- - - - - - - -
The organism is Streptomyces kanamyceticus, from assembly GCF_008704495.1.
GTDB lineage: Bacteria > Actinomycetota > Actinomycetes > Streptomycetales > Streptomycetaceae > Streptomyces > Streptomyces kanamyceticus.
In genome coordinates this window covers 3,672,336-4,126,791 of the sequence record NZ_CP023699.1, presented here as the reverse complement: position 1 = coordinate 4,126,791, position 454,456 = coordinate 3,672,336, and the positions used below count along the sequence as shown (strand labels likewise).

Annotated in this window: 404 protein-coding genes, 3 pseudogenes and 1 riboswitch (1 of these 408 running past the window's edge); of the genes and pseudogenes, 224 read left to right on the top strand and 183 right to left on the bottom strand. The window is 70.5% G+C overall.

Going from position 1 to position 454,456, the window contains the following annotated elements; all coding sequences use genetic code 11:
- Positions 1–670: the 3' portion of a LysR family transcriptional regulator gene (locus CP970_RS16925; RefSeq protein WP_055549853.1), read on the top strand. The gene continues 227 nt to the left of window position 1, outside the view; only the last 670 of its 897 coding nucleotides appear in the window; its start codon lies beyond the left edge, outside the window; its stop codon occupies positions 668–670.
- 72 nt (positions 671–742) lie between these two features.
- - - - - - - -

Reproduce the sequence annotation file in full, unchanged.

The organism is Streptomyces kanamyceticus, from assembly GCF_008704495.1.
GTDB lineage: Bacteria > Actinomycetota > Actinomycetes > Streptomycetales > Streptomycetaceae > Streptomyces > Streptomyces kanamyceticus.
In genome coordinates this window covers 3,672,336-4,126,791 of the sequence record NZ_CP023699.1, presented here as the reverse complement: position 1 = coordinate 4,126,791, position 454,456 = coordinate 3,672,336, and the positions used below count along the sequence as shown (strand labels likewise).

Annotated in this window: 404 protein-coding genes, 3 pseudogenes and 1 riboswitch (1 of these 408 running past the window's edge); of the genes and pseudogenes, 224 read left to right on the top strand and 183 right to left on the bottom strand. The window is 70.5% G+C overall.

Going from position 1 to position 454,456, the window contains the following annotated elements; all coding sequences use genetic code 11:
- Positions 1–670: the 3' portion of a LysR family transcriptional regulator gene (locus CP970_RS16925; RefSeq protein WP_055549853.1), read on the top strand. The gene continues 227 nt to the left of window position 1, outside the view; only the last 670 of its 897 coding nucleotides appear in the window; its start codon lies beyond the left edge, outside the window; its stop codon occupies positions 668–670.
- 72 nt (positions 671–742) lie between these two features.